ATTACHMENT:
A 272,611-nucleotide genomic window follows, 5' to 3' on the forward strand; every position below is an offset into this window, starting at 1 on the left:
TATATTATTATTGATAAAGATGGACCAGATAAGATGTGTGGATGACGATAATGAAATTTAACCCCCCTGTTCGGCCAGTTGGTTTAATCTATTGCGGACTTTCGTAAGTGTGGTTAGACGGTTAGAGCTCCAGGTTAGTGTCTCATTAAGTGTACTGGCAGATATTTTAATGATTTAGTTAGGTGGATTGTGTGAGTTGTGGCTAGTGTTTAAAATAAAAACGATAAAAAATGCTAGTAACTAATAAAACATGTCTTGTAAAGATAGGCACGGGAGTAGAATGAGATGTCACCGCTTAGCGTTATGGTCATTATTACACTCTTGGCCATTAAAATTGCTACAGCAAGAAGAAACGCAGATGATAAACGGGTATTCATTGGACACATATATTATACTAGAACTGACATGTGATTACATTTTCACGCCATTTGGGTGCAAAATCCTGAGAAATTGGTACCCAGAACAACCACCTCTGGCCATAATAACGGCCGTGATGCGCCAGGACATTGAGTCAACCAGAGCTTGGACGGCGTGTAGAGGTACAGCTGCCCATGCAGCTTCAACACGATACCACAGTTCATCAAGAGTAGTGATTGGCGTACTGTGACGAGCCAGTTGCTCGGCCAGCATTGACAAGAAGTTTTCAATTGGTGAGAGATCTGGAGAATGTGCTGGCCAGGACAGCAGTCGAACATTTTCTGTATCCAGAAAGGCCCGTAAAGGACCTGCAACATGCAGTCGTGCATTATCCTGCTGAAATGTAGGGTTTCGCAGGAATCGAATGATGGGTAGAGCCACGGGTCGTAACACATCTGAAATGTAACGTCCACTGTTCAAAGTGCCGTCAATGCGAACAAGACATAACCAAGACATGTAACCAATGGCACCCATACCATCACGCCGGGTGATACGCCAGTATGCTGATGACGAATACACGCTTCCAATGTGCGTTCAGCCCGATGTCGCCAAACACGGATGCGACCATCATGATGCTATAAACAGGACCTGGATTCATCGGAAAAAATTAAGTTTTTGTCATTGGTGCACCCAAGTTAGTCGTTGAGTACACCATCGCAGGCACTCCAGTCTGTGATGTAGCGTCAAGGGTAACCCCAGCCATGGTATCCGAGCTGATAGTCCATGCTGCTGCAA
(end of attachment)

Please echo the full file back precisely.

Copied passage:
A 272,611-nucleotide genomic window follows, 5' to 3' on the forward strand; every position below is an offset into this window, starting at 1 on the left:
TATATTATTATTGATAAAGATGGACCAGATAAGATGTGTGGATGACGATAATGAAATTTAACCCCCCTGTTCGGCCAGTTGGTTTAATCTATTGCGGACTTTCGTAAGTGTGGTTAGACGGTTAGAGCTCCAGGTTAGTGTCTCATTAAGTGTACTGGCAGATATTTTAATGATTTAGTTAGGTGGATTGTGTGAGTTGTGGCTAGTGTTTAAAATAAAAACGATAAAAAATGCTAGTAACTAATAAAACATGTCTTGTAAAGATAGGCACGGGAGTAGAATGAGATGTCACCGCTTAGCGTTATGGTCATTATTACACTCTTGGCCATTAAAATTGCTACAGCAAGAAGAAACGCAGATGATAAACGGGTATTCATTGGACACATATATTATACTAGAACTGACATGTGATTACATTTTCACGCCATTTGGGTGCAAAATCCTGAGAAATTGGTACCCAGAACAACCACCTCTGGCCATAATAACGGCCGTGATGCGCCAGGACATTGAGTCAACCAGAGCTTGGACGGCGTGTAGAGGTACAGCTGCCCATGCAGCTTCAACACGATACCACAGTTCATCAAGAGTAGTGATTGGCGTACTGTGACGAGCCAGTTGCTCGGCCAGCATTGACAAGAAGTTTTCAATTGGTGAGAGATCTGGAGAATGTGCTGGCCAGGACAGCAGTCGAACATTTTCTGTATCCAGAAAGGCCCGTAAAGGACCTGCAACATGCAGTCGTGCATTATCCTGCTGAAATGTAGGGTTTCGCAGGAATCGAATGATGGGTAGAGCCACGGGTCGTAACACATCTGAAATGTAACGTCCACTGTTCAAAGTGCCGTCAATGCGAACAAGACATAACCAAGACATGTAACCAATGGCACCCATACCATCACGCCGGGTGATACGCCAGTATGCTGATGACGAATACACGCTTCCAATGTGCGTTCAGCCCGATGTCGCCAAACACGGATGCGACCATCATGATGCTATAAACAGGACCTGGATTCATCGGAAAAAATTAAGTTTTTGTCATTGGTGCACCCAAGTTAGTCGTTGAGTACACCATCGCAGGCACTCCAGTCTGTGATGTAGCGTCAAGGGTAACCCCAGCCATGGTATCCGAGCTGATAGTCCATGCTGCTGCAA